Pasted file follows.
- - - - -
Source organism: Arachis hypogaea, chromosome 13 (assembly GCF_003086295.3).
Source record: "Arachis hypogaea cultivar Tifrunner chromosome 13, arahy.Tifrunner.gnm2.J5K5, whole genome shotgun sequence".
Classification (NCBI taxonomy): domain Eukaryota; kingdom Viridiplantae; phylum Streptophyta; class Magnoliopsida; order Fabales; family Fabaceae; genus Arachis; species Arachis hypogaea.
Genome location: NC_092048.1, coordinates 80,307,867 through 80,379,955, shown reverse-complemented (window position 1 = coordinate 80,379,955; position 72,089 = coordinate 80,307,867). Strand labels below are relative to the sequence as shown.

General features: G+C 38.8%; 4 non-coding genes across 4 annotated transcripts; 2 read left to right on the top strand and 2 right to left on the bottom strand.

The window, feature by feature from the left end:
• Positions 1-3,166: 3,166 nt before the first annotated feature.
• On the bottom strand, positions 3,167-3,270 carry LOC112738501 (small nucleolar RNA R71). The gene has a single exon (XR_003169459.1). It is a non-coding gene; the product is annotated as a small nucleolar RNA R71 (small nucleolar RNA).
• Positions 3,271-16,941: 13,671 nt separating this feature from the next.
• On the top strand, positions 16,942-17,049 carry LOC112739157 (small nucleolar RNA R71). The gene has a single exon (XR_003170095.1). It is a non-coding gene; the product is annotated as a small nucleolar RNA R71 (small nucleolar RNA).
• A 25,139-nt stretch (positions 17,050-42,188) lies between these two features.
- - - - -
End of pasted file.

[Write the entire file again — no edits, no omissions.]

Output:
Source organism: Arachis hypogaea, chromosome 13 (assembly GCF_003086295.3).
Source record: "Arachis hypogaea cultivar Tifrunner chromosome 13, arahy.Tifrunner.gnm2.J5K5, whole genome shotgun sequence".
Classification (NCBI taxonomy): domain Eukaryota; kingdom Viridiplantae; phylum Streptophyta; class Magnoliopsida; order Fabales; family Fabaceae; genus Arachis; species Arachis hypogaea.
Genome location: NC_092048.1, coordinates 80,307,867 through 80,379,955, shown reverse-complemented (window position 1 = coordinate 80,379,955; position 72,089 = coordinate 80,307,867). Strand labels below are relative to the sequence as shown.

General features: G+C 38.8%; 4 non-coding genes across 4 annotated transcripts; 2 read left to right on the top strand and 2 right to left on the bottom strand.

The window, feature by feature from the left end:
• Positions 1-3,166: 3,166 nt before the first annotated feature.
• On the bottom strand, positions 3,167-3,270 carry LOC112738501 (small nucleolar RNA R71). The gene has a single exon (XR_003169459.1). It is a non-coding gene; the product is annotated as a small nucleolar RNA R71 (small nucleolar RNA).
• Positions 3,271-16,941: 13,671 nt separating this feature from the next.
• On the top strand, positions 16,942-17,049 carry LOC112739157 (small nucleolar RNA R71). The gene has a single exon (XR_003170095.1). It is a non-coding gene; the product is annotated as a small nucleolar RNA R71 (small nucleolar RNA).
• A 25,139-nt stretch (positions 17,050-42,188) lies between these two features.